The law of accumulation is wrapped up in the old saw, “You take care of the pennies, and the dollars will take care of themselves.” One little task at a time, one vote at a time by hundreds of millions, one sentence a day of a book, one dollar a day in a small interest-bearing account — they all add up to something that wasn’t there before. It is always better to do something positive, even if it seems doomed to failure, than to do nothing at all. That’s one of the reasons that despair, cynicism, indifference and pessimism are no good — they impede positive action and most importantly leave a vacuum, no matter how small, to be filled with negativity and apathy. Enough vacuums filled with what you fear, and you end up living in a fearful world. Voting means doing your part and assuming that everyone else will do theirs and that those in power will keep the process fair.
Without the engagement of voting — the participation in political parties, the association with other like-minded people, the productive disagreements, the necessity to understand proposed legislation and what it might imply — we have lost a prime catalyst of curiosity about the rhyme and reason of daily life. Without being politically engaged enough to vote, you’ll always be in the dark about a major part of your life — the social, technical and legal context of your world. Being in the dark, you’ll be completely dependent on what other people tell you because you’ll be lacking a fact-producing history of your own experience of thinking and acting on what you learn about the common world all of us share.
Finally, voting catalyzes other kinds of political action, ones that are practiced by big corporations, big donors and opponents of your point of view or those who are your potential allies. As long as things are still decided by votes in this country, and you come to recognize the reality of that fact, then influencing the people you elect to represent you to vote your way is a vital part in being politically effective. Small-time lobbying, like a single person can do with a phone call or a letter — if it is done intelligently and with social sensitivity — can have a persuasive influence far beyond a one-person, one-vote context. The power you have is exponentially linked to your knowledge of the legislation you support or oppose, the soundness of your reasoning, the compelling nature of your argument. Lobbying persuasively magnifies your vote many, many times over. Politicians might even listen to what you have to say and change their minds or adopt your line of reasoning and fold it into their own. They might assume your view was held by those in your social circle and see it magnified again many fold. You never know. It’s all in the luck of the draw and the quality of your participation. But if you don’t play, you have no chance at all.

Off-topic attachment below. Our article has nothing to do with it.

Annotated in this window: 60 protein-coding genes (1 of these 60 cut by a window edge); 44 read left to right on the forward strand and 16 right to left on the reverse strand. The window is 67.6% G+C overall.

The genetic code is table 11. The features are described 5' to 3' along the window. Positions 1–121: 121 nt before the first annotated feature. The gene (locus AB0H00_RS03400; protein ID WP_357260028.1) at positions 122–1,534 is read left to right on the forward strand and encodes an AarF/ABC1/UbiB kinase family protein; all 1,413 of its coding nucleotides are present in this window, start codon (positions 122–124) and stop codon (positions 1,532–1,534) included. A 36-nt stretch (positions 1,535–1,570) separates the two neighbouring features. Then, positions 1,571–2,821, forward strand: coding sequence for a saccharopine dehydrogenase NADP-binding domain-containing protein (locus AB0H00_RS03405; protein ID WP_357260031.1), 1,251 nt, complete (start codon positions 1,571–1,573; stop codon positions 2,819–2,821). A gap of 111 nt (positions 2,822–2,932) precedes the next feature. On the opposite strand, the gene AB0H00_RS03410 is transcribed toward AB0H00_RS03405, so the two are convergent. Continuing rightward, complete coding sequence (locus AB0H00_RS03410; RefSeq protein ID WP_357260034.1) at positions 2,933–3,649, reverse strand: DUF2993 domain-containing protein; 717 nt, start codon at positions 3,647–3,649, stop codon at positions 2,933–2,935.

Along with personal lobbying comes personal boycotting of products and companies that you find corrupt, or supporting ideas and policies that you find abhorrent. Trying to find who those companies are, however, could also lead you to have an opinion about the Supreme Court case known generally as “Citizens United,” which equates corporations with persons and their spending with free speech. Trying to find out which retail store opposes your point of view is made almost impossible by Citizens United, which acts as a blind, behind which the vastly rich can express themselves in dollars and cents, often supporting legislation that directly contradicts your best interests.
Living in a country like ours and not participating in its political life is not unlike living in a dangerous jungle but thinking it’s your living room. Not only are you useless to the processes that create the world you live in, but you are made almost comically vulnerable to its dangers by your own ignorance, a condition you could start to change with even a modicum of effort.
*Nullius in verba: take nobody’s word for it
(Image derived from “The Water is Rising” poster by Madeleine Witt for the AIGA Get out the Vote campaign)